The seller of the East Vancouver home mentioned in my Case Study was of Vietnamese origin (been in Canada for some time) – a single mom with 3 kids… and the Buyer was Chinese, but a long-time Canadian herself (also a single woman, interestingly enough).

    What I find the most interesting is how people assume that buyers purchasing these now million dollar homes must have money. Of course, they probably have reasonable down payments, and qualify for a mortgage, but I’m seeing more and more people looking at alternative ways to afford their properties. Not only are people renting out their basement suites, but a lot of people are renting out rooms in the main residence (ie. Air BnB) – and their banking in some really good monthly incomes in order to comfortably afford their properties. I would argue many “typical” Canadian-born home owners would be less inclined to do this, and it’s simply because their expectation of what “home” looks like, and their vision of the nuclear family, limit their imagination around “affordable housing”.

    I recently listed and sold a small, renovated bungalow on East 22nd. It was crazy. Sold for higher than anything else like it in the area (on a busy road, to boot)… but it had a really nice laneway house in the back. Ultimately, the buyers were a young family who would live in the 2 bedroom main suite, and would keep the tenants in the basement, and the laneway. BUT – there was huge interest from buyers (including a couple REALTORS®) who were considering living in either the basement suite (least amount of income) or the laneway house, and would rent out the main house for more income. A great approach to get into the market, while minimizing costs.

    As home ownership affordability continues to get more out of reach for many people, I’m sure this dialogue will get louder and louder. Melissa’s point about our naturally limited landscape is a critical one. But of course, the factors affecting us are becoming more intricate – the market is becoming more global (not just here), things are dependent on multiple economies and politics/policies, our dollar fluctuations, interest rate changes, etc.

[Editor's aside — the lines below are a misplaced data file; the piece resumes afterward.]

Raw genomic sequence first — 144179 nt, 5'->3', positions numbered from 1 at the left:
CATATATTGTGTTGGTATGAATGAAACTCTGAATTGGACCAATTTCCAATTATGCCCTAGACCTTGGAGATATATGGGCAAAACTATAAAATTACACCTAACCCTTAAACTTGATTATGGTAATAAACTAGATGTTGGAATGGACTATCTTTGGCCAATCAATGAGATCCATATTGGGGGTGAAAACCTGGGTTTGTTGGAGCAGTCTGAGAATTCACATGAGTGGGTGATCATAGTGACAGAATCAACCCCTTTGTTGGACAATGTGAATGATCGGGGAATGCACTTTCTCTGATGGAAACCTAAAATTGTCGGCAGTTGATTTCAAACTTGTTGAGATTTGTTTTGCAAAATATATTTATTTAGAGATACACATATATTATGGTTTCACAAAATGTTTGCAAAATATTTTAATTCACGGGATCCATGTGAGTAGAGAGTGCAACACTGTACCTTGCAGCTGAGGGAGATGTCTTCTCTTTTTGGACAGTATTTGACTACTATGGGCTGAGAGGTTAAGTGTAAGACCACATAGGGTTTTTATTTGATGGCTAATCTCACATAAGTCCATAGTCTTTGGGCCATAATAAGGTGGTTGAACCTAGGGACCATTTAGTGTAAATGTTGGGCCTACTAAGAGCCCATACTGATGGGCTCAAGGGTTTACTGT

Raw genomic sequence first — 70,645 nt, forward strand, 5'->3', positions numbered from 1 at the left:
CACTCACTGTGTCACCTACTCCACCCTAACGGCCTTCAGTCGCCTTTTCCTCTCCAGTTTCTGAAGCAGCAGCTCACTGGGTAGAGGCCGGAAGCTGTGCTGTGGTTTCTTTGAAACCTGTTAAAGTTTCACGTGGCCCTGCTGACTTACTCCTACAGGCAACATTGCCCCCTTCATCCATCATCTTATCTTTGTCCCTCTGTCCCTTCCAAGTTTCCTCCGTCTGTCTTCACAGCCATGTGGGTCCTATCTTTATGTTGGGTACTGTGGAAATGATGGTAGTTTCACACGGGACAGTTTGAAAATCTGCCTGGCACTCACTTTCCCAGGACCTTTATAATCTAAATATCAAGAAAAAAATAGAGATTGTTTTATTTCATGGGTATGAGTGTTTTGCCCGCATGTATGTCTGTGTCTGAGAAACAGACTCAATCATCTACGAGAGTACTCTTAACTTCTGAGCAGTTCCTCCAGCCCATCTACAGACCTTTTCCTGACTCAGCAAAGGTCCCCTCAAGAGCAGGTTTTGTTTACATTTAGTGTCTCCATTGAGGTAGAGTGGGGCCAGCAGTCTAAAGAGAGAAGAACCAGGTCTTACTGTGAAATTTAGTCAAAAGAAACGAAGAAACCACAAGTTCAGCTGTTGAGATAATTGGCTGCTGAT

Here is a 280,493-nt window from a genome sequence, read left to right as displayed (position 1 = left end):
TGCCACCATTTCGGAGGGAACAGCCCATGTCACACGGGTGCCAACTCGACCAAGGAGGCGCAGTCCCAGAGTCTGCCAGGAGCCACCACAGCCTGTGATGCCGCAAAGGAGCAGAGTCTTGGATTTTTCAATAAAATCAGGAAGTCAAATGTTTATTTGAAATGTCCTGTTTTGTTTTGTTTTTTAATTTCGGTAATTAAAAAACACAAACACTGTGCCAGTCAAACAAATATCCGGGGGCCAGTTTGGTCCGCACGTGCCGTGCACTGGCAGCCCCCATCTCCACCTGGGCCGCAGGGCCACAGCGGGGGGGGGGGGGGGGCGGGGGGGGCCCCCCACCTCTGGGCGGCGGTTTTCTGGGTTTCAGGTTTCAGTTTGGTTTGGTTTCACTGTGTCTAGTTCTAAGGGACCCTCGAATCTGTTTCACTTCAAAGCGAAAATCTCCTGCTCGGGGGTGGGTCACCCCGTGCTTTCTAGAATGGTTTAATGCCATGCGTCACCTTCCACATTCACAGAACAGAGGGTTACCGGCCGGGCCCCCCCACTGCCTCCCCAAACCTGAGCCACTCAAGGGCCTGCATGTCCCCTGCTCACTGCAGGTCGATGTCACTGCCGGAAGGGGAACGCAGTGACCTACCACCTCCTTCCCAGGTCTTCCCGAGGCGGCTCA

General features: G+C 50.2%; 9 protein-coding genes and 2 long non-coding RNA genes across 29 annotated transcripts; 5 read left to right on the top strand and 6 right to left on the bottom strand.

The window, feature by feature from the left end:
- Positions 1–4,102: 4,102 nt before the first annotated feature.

Having traveled a bit now to a few major international cities (Hong Kong, New York, Dubai), it is interesting to note that when North Americans move around to new places, they expect to be welcomed (they even give themselves a different name, “ex-pats”). I imagine the movement of people to these cities certainly impacts the housing markets. Although we have to be aware of affordability, and we should measure and plan for major population changes, I think not participating in our market (should one wish to – of course renting is a welcomed choice for a lot of people now) and waiting for things to change in regards to policy, etc. is time not well spent. This said, when the market is as crazy as it is – it’s really not the best time to buy (multiple offers definitely create inflated sales prices, and due diligence is tough – most people buying their largest investment would want to perform a home inspection).

    In my opinion, the most important local policy discussion (around affordability) should be one around housing diversity and density. Also, things like affordable child-care options are systemic issues that should be top of mind.

    Anyway, to the point regarding us REALTORS® (I have to give us at least a little shout-out)… this market is tough! Yes – it’s great to have a good listing with cooperative sellers who take advice and are willing to take on recommended strategies for optimum results. In this scenario, I do know that I’ll sell the property and ultimately get paid. Where we really earn our keep in this environment is to get the best price for our clients (whether buyers or sellers), with the least amount of hassle, and getting the best terms – this may seem simple enough in this market, but trust me, not all REALTORS® are created equal… a good plan makes a huge difference. Back to the tough stuff… inventory is LOW, and buyers really want to buy. Taking on buyer clients right now is quite a bit of extra work, to be honest. I know multiple (really good) top producing agents who are writing offer after offer after offer – it’s hard. One guy recently wrote 34 offers in 3 weeks, and only secured 2 deals (keep in mind there is a lot of coordination that comes with multiple offers – often doing financing, inspection, oil tank, and tenancy due-diligence pre-offer).

    Of course, there are ways to avoid all this competition – but I only go through this secret with my clients 😉

    On the surface, people may think our business is easy – especially in a good market. The truth is, there’s a lot more on the line, and it’s a lot of work. Another factor, when the market is hot like this a ton of new people enter the business, so the competition goes way up. But – c’est la vie. We all have an opportunity to prove ourselves, and I think those of us who do a good job last the test of time for a reason. Also, when times are harder and the market is slow, sellers require our services the most (so, a good market is good, but a tough market is actually good too).

    Thanks for reading! And thanks again for the shout-out Melissa 🙂

    Ashley

  4. Jules on said:

    If you’re noticing it, you are probably too late….Calgary has bombed in a big way and the rest of Canada is following suit. See if you can sell without a realtor to give the new buyer a bit of a discount…